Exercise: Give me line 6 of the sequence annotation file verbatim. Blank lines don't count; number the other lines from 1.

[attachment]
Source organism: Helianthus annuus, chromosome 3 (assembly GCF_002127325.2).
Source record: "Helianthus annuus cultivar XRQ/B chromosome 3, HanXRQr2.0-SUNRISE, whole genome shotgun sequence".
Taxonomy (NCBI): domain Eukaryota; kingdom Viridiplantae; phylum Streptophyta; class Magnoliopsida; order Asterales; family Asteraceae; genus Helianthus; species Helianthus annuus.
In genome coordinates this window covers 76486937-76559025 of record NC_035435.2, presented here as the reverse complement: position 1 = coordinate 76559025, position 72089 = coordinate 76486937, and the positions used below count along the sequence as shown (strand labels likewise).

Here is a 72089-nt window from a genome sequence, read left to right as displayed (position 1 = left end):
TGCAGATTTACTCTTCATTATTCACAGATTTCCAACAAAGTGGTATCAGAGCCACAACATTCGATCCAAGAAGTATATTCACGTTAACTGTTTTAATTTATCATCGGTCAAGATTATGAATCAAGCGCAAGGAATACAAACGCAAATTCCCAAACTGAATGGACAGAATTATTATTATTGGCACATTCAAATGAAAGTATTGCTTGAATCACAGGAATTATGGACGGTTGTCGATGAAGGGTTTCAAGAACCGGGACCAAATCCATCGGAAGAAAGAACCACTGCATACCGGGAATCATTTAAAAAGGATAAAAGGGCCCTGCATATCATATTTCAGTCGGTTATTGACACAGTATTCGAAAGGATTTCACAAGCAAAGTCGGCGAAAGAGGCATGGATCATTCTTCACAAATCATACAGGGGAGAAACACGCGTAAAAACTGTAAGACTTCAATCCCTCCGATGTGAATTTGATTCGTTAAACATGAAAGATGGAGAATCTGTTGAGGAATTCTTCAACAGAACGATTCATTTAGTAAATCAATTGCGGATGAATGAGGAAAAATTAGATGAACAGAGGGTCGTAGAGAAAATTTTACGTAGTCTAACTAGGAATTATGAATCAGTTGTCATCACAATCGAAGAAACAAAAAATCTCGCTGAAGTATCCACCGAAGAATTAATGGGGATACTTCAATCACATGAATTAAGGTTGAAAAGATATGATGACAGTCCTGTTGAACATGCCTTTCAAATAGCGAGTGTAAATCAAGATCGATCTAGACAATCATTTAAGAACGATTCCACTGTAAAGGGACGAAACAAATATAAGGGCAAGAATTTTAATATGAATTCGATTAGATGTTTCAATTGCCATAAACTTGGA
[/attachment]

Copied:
TGCAGATTTACTCTTCATTATTCACAGATTTCCAACAAAGTGGTATCAGAGCCACAACATTCGATCCAAGAAGTATATTCACGTTAACTGTTTTAATTTATCATCGGTCAAGATTATGAATCAAGCGCAAGGAATACAAACGCAAATTCCCAAACTGAATGGACAGAATTATTATTATTGGCACATTCAAATGAAAGTATTGCTTGAATCACAGGAATTATGGACGGTTGTCGATGAAGGGTTTCAAGAACCGGGACCAAATCCATCGGAAGAAAGAACCACTGCATACCGGGAATCATTTAAAAAGGATAAAAGGGCCCTGCATATCATATTTCAGTCGGTTATTGACACAGTATTCGAAAGGATTTCACAAGCAAAGTCGGCGAAAGAGGCATGGATCATTCTTCACAAATCATACAGGGGAGAAACACGCGTAAAAACTGTAAGACTTCAATCCCTCCGATGTGAATTTGATTCGTTAAACATGAAAGATGGAGAATCTGTTGAGGAATTCTTCAACAGAACGATTCATTTAGTAAATCAATTGCGGATGAATGAGGAAAAATTAGATGAACAGAGGGTCGTAGAGAAAATTTTACGTAGTCTAACTAGGAATTATGAATCAGTTGTCATCACAATCGAAGAAACAAAAAATCTCGCTGAAGTATCCACCGAAGAATTAATGGGGATACTTCAATCACATGAATTAAGGTTGAAAAGATATGATGACAGTCCTGTTGAACATGCCTTTCAAATAGCGAGTGTAAATCAAGATCGATCTAGACAATCATTTAAGAACGATTCCACTGTAAAGGGACGAAACAAATATAAGGGCAAGAATTTTAATATGAATTCGATTAGATGTTTCAATTGCCATAAACTTGGA